Cambrian: Opinion

Cambria Center for the Arts Q&A: Jeanette Wolff

This is the sixth in a series of interviews presented by the Cambria Center for the Arts to heighten awareness of artists — and the arts — in our community.

Jeanette Wolff — J’Net — is a Cambria-based multi-media artist known for her bright and compelling canvases and water colors.

Born in Portland, Ore., she moved to Alaska when she was 5, thanks to her adventurous parents. She remembers the somewhat primitive lifestyle of the territory more than a decade before it became a state; she even recalls having genuine gold-miner neighbors who allowed their huskies to eat at the table with them!

From there, the family moved to Santa Ana, Calif., and, although J’Net loved art, her father convinced her that if she might ever need to support herself she should study something else. So she enrolled in Saint Vincent’s College of Nursing in Los Angeles and became an registered nurse, and then took a job at Garden Grove Community Hospital as a maternity nurse.

After getting married and having three children, she left nursing for awhile and began to find time here and there doing art, taking classes and showing her work, first at casual community festivals and later in art shows and galleries. After her kids were older she worked part-time in Juvenile Hall of Orange County and later in maternity nursing when she and her husband, Pete, lived in Ohio. For the last 40 years, she has taught workshops, judged shows and, for the last 25 years, has served as an active member of Cambria Center for the Arts.

Q: When did you first see yourself as an artist?

A: I was coloring with a friend when I was about 5, and I remember comparing my work with hers, and thinking I was WAY better! Then I took a class at the YMCA. I looked at what I did and thought “Hey — I’m really pretty good!” I sold my first painting at a little art show about 50 years ago. I remember being so embarrassed watching people look at the piece — which, by the way, finally sold for $7.

Q: How did you get started?

A: We were living near Laguna Beach and the Festival of the Arts was just beginning. I saw artists “doing their thing” and loved what I saw. It was a challenge, so I bought a Walter Foster book and just started while the kids were in school. I realized there is nothing to be afraid of in art. You just do it. Then I took that first art class at the YMCA and I WAS OFF!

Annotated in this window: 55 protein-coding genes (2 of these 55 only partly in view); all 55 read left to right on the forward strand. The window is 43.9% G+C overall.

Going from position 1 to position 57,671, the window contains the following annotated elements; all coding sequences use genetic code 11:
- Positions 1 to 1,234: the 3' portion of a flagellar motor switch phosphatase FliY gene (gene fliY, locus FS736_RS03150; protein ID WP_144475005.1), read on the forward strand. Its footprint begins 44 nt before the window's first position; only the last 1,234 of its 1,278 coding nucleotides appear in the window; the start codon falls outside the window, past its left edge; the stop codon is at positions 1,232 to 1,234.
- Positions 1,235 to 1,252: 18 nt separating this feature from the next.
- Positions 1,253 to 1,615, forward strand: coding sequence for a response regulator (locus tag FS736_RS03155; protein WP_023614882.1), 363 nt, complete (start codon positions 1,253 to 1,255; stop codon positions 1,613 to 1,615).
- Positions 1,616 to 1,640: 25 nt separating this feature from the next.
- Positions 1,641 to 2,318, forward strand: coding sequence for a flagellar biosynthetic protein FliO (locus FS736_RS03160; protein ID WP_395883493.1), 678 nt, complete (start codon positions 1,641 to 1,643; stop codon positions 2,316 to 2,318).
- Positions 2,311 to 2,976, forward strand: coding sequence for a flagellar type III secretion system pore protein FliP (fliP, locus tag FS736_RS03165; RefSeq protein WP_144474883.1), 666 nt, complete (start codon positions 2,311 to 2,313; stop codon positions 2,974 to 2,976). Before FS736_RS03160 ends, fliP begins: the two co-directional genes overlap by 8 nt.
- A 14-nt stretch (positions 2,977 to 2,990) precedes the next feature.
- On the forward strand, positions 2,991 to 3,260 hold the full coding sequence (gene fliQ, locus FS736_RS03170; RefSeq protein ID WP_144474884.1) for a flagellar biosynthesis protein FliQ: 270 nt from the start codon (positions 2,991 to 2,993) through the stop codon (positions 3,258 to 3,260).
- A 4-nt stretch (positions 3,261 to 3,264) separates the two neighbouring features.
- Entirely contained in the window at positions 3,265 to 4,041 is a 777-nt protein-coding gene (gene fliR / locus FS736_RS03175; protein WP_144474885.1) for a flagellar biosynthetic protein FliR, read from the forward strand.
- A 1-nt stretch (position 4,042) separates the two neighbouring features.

Q: What media do you use?

A: I usually just use what is going to do the job. I do a lot of collage. I don’t like to get into technique so much. If you stick with one medium it gets too easy. You go too far, too fast.

Q: How would you describe your style?

A: Humoresque. Impressionistic. Lyrical. Satirical.

Q: From where do you get your inspiration?

A: I really feel I’ve been given a gift and I’m just trying to use it. I just want to be sure that I use my talent the way God intended.

Q: What are your biggest challenges?

A: I tend to paint very fast. Once I get going I get very excited; I have a hard time slowing down and often not stopping at the right time.

Q: Is a blank canvas ever daunting?

A: No, it’s exciting.

Q: What advice would you offer an aspiring artist?

A: Don’t compare yourself to anyone else. Study artists you admire, past and present. Just keep doing it. Don’t be afraid.

Q: What does painting do for you?

A: It excites me. Helps me see the humor in things.

I once did a painting back in Ohio of a clown, lying down on the table in surgery. I thought it was very funny. I wanted to see what humor and seriousness, combined with warm and cool colors, would look like. The clown was very bright pink-orange and the surgeons were in their green scrubs. It was totally off the wall. You just had to look at it and think.

So I walked into the hospital where I was working in Ohio (I had been asked to do a show) and hung the painting, right across from the hospital’s four elevators. Almost immediately I got a phone call from administration: “You cannot put this painting here.” So I had to take it down right away. They couldn’t believe I would hang up this painting! So I removed it angrily and later realized how offensive it might have been — not funny at all to some who were having a very serious time in their life! My mother-in-law always wondered why I would ever paint anything like that when I could paint “such beautiful flowers.” But she also never forgot it, and always asked to see it again. I guess my humor is a little strange at times.

Q: What made you come to Cambria?

A: My daughter came through the town on a trip and called me in Ohio, where we were living, and said, “Mom, you’ve got to come to this place; it looks like you!” We eventually drove here, and I remember that as we were approaching Cambria, it was déjà vu; I felt at home, as if I’d been here before. We purchased our house in 1985 and moved here in 1988.

Q: What can participation in Cambria’s art organization, Cambria Center for the Arts (CCA), offer an aspiring or professional artist?

A: I feel so strongly about this place and have such a vision for CCA. This wonderful Old Grammar School has given us room to move around and provide all the arts to our entire community of aspiring artists. Our enchanting little schoolhouse was just right for the time but we have outgrown it. We now have a new grammar school and, as promised when we voted for it, this community center is for all of us — the whole community. We now have a place to meet other artists, talk and listen, learn and then teach the next ones who want to learn about art in all its forms.

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